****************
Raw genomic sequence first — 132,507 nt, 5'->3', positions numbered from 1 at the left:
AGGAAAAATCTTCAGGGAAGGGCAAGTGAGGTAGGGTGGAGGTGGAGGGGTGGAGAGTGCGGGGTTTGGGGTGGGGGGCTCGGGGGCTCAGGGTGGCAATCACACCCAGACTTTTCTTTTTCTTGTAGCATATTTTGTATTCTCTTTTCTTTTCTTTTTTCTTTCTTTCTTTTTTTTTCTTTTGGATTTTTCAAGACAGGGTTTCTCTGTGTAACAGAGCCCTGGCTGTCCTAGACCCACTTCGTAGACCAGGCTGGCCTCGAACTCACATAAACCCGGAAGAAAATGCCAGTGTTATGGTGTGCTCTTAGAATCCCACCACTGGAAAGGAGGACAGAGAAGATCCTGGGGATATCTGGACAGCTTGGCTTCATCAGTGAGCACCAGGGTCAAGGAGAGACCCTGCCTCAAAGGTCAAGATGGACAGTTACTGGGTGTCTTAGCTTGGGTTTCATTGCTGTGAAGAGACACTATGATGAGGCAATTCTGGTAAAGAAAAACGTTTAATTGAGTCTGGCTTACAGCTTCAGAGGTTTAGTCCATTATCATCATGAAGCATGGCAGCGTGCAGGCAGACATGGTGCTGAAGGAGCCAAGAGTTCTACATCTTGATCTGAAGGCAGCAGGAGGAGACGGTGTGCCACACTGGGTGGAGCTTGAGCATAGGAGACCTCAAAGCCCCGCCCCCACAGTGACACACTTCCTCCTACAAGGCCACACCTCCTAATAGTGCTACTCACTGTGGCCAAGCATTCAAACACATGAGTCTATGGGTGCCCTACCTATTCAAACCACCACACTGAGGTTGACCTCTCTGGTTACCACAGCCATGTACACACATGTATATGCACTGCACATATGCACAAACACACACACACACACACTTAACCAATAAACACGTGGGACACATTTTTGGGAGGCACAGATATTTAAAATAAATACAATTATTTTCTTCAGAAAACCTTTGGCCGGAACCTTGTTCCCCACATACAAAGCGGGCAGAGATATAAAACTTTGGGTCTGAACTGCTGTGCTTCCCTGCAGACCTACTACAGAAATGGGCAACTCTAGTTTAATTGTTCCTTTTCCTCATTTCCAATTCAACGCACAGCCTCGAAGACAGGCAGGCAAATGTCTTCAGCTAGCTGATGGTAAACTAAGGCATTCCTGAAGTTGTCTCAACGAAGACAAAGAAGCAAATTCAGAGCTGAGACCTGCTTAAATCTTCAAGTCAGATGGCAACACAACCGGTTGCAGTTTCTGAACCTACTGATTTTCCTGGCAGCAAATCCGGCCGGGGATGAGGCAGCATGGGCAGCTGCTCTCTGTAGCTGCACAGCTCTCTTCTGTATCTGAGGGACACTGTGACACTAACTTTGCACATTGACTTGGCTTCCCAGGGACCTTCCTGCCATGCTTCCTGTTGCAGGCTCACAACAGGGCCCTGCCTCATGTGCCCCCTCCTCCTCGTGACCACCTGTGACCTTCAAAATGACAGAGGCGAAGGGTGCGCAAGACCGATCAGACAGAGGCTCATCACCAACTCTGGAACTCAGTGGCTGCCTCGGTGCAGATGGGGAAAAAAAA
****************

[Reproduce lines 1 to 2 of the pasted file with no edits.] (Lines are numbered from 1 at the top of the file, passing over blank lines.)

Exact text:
Raw genomic sequence first — 132,507 nt, 5'->3', positions numbered from 1 at the left:
AGGAAAAATCTTCAGGGAAGGGCAAGTGAGGTAGGGTGGAGGTGGAGGGGTGGAGAGTGCGGGGTTTGGGGTGGGGGGCTCGGGGGCTCAGGGTGGCAATCACACCCAGACTTTTCTTTTTCTTGTAGCATATTTTGTATTCTCTTTTCTTTTCTTTTTTCTTTCTTTCTTTTTTTTTCTTTTGGATTTTTCAAGACAGGGTTTCTCTGTGTAACAGAGCCCTGGCTGTCCTAGACCCACTTCGTAGACCAGGCTGGCCTCGAACTCACATAAACCCGGAAGAAAATGCCAGTGTTATGGTGTGCTCTTAGAATCCCACCACTGGAAAGGAGGACAGAGAAGATCCTGGGGATATCTGGACAGCTTGGCTTCATCAGTGAGCACCAGGGTCAAGGAGAGACCCTGCCTCAAAGGTCAAGATGGACAGTTACTGGGTGTCTTAGCTTGGGTTTCATTGCTGTGAAGAGACACTATGATGAGGCAATTCTGGTAAAGAAAAACGTTTAATTGAGTCTGGCTTACAGCTTCAGAGGTTTAGTCCATTATCATCATGAAGCATGGCAGCGTGCAGGCAGACATGGTGCTGAAGGAGCCAAGAGTTCTACATCTTGATCTGAAGGCAGCAGGAGGAGACGGTGTGCCACACTGGGTGGAGCTTGAGCATAGGAGACCTCAAAGCCCCGCCCCCACAGTGACACACTTCCTCCTACAAGGCCACACCTCCTAATAGTGCTACTCACTGTGGCCAAGCATTCAAACACATGAGTCTATGGGTGCCCTACCTATTCAAACCACCACACTGAGGTTGACCTCTCTGGTTACCACAGCCATGTACACACATGTATATGCACTGCACATATGCACAAACACACACACACACACACTTAACCAATAAACACGTGGGACACATTTTTGGGAGGCACAGATATTTAAAATAAATACAATTATTTTCTTCAGAAAACCTTTGGCCGGAACCTTGTTCCCCACATACAAAGCGGGCAGAGATATAAAACTTTGGGTCTGAACTGCTGTGCTTCCCTGCAGACCTACTACAGAAATGGGCAACTCTAGTTTAATTGTTCCTTTTCCTCATTTCCAATTCAACGCACAGCCTCGAAGACAGGCAGGCAAATGTCTTCAGCTAGCTGATGGTAAACTAAGGCATTCCTGAAGTTGTCTCAACGAAGACAAAGAAGCAAATTCAGAGCTGAGACCTGCTTAAATCTTCAAGTCAGATGGCAACACAACCGGTTGCAGTTTCTGAACCTACTGATTTTCCTGGCAGCAAATCCGGCCGGGGATGAGGCAGCATGGGCAGCTGCTCTCTGTAGCTGCACAGCTCTCTTCTGTATCTGAGGGACACTGTGACACTAACTTTGCACATTGACTTGGCTTCCCAGGGACCTTCCTGCCATGCTTCCTGTTGCAGGCTCACAACAGGGCCCTGCCTCATGTGCCCCCTCCTCCTCGTGACCACCTGTGACCTTCAAAATGACAGAGGCGAAGGGTGCGCAAGACCGATCAGACAGAGGCTCATCACCAACTCTGGAACTCAGTGGCTGCCTCGGTGCAGATGGGGAAAAAAAA